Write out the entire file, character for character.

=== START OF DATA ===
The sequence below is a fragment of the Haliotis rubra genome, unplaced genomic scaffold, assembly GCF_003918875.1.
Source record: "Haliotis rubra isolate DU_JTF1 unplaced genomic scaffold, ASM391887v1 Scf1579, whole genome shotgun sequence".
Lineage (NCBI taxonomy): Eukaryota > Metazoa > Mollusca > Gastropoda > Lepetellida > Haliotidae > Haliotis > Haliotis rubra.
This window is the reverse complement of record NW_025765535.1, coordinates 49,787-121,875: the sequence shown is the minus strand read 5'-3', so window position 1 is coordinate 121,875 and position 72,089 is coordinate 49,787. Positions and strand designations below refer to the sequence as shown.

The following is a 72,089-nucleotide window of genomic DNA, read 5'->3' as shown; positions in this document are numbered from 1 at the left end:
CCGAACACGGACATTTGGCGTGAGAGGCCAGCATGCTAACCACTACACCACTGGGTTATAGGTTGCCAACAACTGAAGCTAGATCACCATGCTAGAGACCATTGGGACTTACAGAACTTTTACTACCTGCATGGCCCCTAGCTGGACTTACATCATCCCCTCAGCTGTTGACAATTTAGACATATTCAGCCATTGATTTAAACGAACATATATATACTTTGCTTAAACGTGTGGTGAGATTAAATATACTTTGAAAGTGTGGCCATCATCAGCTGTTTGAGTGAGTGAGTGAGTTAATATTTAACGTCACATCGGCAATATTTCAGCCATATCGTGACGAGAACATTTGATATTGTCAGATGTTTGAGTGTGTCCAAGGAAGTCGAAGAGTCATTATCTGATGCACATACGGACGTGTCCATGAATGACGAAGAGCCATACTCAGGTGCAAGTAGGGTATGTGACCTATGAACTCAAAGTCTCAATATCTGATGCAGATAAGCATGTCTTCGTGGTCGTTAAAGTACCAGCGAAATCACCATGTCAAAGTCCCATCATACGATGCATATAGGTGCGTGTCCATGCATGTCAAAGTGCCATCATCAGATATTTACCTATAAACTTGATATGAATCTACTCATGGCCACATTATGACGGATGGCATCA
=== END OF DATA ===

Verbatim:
The sequence below is a fragment of the Haliotis rubra genome, unplaced genomic scaffold, assembly GCF_003918875.1.
Source record: "Haliotis rubra isolate DU_JTF1 unplaced genomic scaffold, ASM391887v1 Scf1579, whole genome shotgun sequence".
Lineage (NCBI taxonomy): Eukaryota > Metazoa > Mollusca > Gastropoda > Lepetellida > Haliotidae > Haliotis > Haliotis rubra.
This window is the reverse complement of record NW_025765535.1, coordinates 49,787-121,875: the sequence shown is the minus strand read 5'-3', so window position 1 is coordinate 121,875 and position 72,089 is coordinate 49,787. Positions and strand designations below refer to the sequence as shown.

The following is a 72,089-nucleotide window of genomic DNA, read 5'->3' as shown; positions in this document are numbered from 1 at the left end:
CCGAACACGGACATTTGGCGTGAGAGGCCAGCATGCTAACCACTACACCACTGGGTTATAGGTTGCCAACAACTGAAGCTAGATCACCATGCTAGAGACCATTGGGACTTACAGAACTTTTACTACCTGCATGGCCCCTAGCTGGACTTACATCATCCCCTCAGCTGTTGACAATTTAGACATATTCAGCCATTGATTTAAACGAACATATATATACTTTGCTTAAACGTGTGGTGAGATTAAATATACTTTGAAAGTGTGGCCATCATCAGCTGTTTGAGTGAGTGAGTGAGTTAATATTTAACGTCACATCGGCAATATTTCAGCCATATCGTGACGAGAACATTTGATATTGTCAGATGTTTGAGTGTGTCCAAGGAAGTCGAAGAGTCATTATCTGATGCACATACGGACGTGTCCATGAATGACGAAGAGCCATACTCAGGTGCAAGTAGGGTATGTGACCTATGAACTCAAAGTCTCAATATCTGATGCAGATAAGCATGTCTTCGTGGTCGTTAAAGTACCAGCGAAATCACCATGTCAAAGTCCCATCATACGATGCATATAGGTGCGTGTCCATGCATGTCAAAGTGCCATCATCAGATATTTACCTATAAACTTGATATGAATCTACTCATGGCCACATTATGACGGATGGCATCA